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150 "falsely accused" of illegal file-sharing


By Barry Collins

Posted on 27 Jan 2010 at 11:52

Consumer group Which? has heard from more than 150 people who claim to have been falsely accused of illegal file-sharing by legal firm ACS Law.

Law firms such as ACS Law and previously Davenport Lyons act on behalf of copyright owners, who employ companies to track illegal downloads made using P2P file-sharing services. Crucially, the firms only identify the connection - and not the individual - responsible for the download.

Which? has long claimed that this leads to people being wrongly accused of copyright theft, because of factors such as open Wi-Fi connections being used to perform illegal downloads without the subscriber's knowledge. Those accused of copyright theft face written demands for hundreds of pounds to settle the matter out of court.

Now Which? claims the total number of people who've contacted it claiming to be wrongly accused has exceeded 150. One alleged victim was a 78-year-old man who was accused of downloading a porn film. "He doesn’t even know what file-sharing or bittorrent is, so has certainly not done this himself or given anyone else permission to use his computer to do such a thing," the man's family wrote.

Other victims claim to be at their "wit's end" following the threats to take them to court if they don't pay damages.

Yesterday, at an event called specifically to oppose the Government's plans to cut off persistent file-sharers, Carphone Warehouse boss Charles Dunstone called for Ministers to "see sense" over the proposed copyright clampdown.

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User comments

Maybe these 150 can take Mandelson to Corfu

A weekend away with someone else whispering in his ear (and presumeably contributing to the Labour party) might change his attitude.

By cheysuli on 27 Jan 2010

The governments mentality is that those 150 people should be on the DNA database as they are all criminals waiting for their chance. Mandelson will never listen to anyone who does not have enough money to deserve his attention.

By Amnesia10 on 27 Jan 2010

A point of view from an insider

‘Piracy Isn’t Killing Music’ Radiohead’s Guitarist Says
Written by Ernesto on January 24, 2010
Last year, Radiohead expressed their growing discomfort with record labels that abuse copyrights for their own benefit, while harassing their fans. In a recent interview, Radiohead guitarist Ed O’Brien said that he doesn’t believe piracy is killing the music industry, but that the industry will kill itself if it doesn’t adapt to the digital age.

In an attempt to take a stand against the labels, several well known artists including Radiohead formed the Featured Artists Coalition last year, a lobby group that aims to end the extortion-like practices of record labels and allow artists to gain more control over their own work.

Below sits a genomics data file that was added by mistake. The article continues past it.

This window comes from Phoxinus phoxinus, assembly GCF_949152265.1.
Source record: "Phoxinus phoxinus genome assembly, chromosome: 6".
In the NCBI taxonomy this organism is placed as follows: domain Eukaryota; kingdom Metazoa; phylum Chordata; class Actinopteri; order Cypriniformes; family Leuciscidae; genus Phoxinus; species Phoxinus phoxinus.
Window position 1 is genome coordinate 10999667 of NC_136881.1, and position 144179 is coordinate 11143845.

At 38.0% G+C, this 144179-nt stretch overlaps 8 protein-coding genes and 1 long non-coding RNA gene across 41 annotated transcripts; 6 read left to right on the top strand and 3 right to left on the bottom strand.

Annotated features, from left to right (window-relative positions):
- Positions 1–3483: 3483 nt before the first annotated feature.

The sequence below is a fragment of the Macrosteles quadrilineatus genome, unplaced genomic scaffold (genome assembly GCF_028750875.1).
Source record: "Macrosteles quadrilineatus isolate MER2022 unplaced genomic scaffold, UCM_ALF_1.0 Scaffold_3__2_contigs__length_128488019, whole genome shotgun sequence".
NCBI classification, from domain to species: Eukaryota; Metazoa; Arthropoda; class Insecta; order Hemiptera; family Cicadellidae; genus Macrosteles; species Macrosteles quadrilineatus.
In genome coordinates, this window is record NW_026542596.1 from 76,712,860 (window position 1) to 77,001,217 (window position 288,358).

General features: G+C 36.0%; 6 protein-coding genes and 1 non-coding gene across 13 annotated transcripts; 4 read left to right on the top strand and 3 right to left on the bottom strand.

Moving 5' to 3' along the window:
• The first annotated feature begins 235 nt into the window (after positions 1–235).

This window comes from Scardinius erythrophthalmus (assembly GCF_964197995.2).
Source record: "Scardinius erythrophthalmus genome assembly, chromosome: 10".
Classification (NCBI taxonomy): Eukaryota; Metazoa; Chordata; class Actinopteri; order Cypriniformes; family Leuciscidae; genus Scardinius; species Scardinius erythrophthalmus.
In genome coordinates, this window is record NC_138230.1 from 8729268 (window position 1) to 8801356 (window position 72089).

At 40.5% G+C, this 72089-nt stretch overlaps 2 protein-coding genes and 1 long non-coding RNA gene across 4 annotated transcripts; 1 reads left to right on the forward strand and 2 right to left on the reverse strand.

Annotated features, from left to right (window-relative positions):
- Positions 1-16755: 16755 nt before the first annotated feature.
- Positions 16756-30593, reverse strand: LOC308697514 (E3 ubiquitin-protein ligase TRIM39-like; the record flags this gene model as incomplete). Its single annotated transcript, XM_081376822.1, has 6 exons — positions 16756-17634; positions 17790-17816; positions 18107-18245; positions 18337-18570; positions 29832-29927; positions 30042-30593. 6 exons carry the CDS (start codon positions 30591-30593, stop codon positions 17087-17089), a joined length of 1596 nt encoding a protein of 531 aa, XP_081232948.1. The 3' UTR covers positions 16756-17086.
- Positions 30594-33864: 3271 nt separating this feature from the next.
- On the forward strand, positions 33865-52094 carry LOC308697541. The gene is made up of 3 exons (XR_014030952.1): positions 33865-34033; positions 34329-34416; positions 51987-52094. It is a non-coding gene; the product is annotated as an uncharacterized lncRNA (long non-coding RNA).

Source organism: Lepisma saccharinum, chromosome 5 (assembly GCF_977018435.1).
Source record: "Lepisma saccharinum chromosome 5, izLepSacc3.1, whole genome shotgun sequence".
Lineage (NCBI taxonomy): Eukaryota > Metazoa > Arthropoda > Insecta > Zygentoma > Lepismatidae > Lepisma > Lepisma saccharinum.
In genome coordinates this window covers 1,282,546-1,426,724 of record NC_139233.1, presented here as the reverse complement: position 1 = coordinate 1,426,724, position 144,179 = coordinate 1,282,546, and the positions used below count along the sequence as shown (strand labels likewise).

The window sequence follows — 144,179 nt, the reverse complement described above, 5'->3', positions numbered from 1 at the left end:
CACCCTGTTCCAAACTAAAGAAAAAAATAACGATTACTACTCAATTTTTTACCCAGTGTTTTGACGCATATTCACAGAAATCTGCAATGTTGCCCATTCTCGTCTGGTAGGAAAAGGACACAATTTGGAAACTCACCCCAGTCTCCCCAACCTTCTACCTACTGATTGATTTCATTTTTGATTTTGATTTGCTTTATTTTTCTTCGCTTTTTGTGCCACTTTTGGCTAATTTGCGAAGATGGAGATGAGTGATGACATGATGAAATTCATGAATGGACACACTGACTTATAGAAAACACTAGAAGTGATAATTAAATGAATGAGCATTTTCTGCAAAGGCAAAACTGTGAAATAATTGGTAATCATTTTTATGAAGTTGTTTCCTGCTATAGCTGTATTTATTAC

Radiohead and others are unhappy with the fact that the labels, represented by lobby groups such as the RIAA and IFPI, are pushing for anti-piracy legislation without consulting the artists they claim to represent. Radiohead, who used BitTorrent to leak one of their songs, went as far as being willing to show up as a witness against the RIAA in court.

In a new MIDEM interview, Radiohead guitarist Ed O’Brien stands up for file-sharers once again, stating that piracy is not killing the music industry in his view.

O’Brien is no stranger when it comes to piracy. “There’s a very strong part of me that feels that peer-to-peer illegal downloading is just a more sophisticated version of what we did in the 80s, which was home taping,” he said, something the music industry strongly discouraged at the time.

“If they really like it, some of them might buy the records,” he said, adding that if they don’t buy the albums they might buy a concert ticket, t-shirt or other merchandising.

“I have a problem about it when people in the industry say ‘it’s killing the industry’, it’s the thing that’s ripping us apart’,” O’Brien said, adding: “I don’t believe it actually is.”

According to O’Brien the music industry is using analogue business models in a digital age. “You’ve got to license out more music, more Spotifys, more websites selling more music. You’ve got to make it slightly cheaper as well to get music in order to compete with the peer-to-peers.”

Radiohead’s guitarist says he’s surprised that the music industry is still struggling with the digital transition, and urges the labels to “move quicker” and get their content out there at a fair price.

By sayl1000 on 28 Jan 2010

I need some advice please

I received a letter today form my ISP provider accusing me of downloading illegally. Here is the problem. I was not downloading and the account number and the IP address listed on the letter I received are not even my account number or IP address. The only thing on the letter which actually belongs to me is my name and home address. Did my ISP provider mistakingly send me a letter meant for the person who owns that particular IP address and Account number and what can I do about it? They are telling me that I can not contact them about it I can only contact Washington DC about it. What can I do?

By Tav168 on 16 Jan 2011

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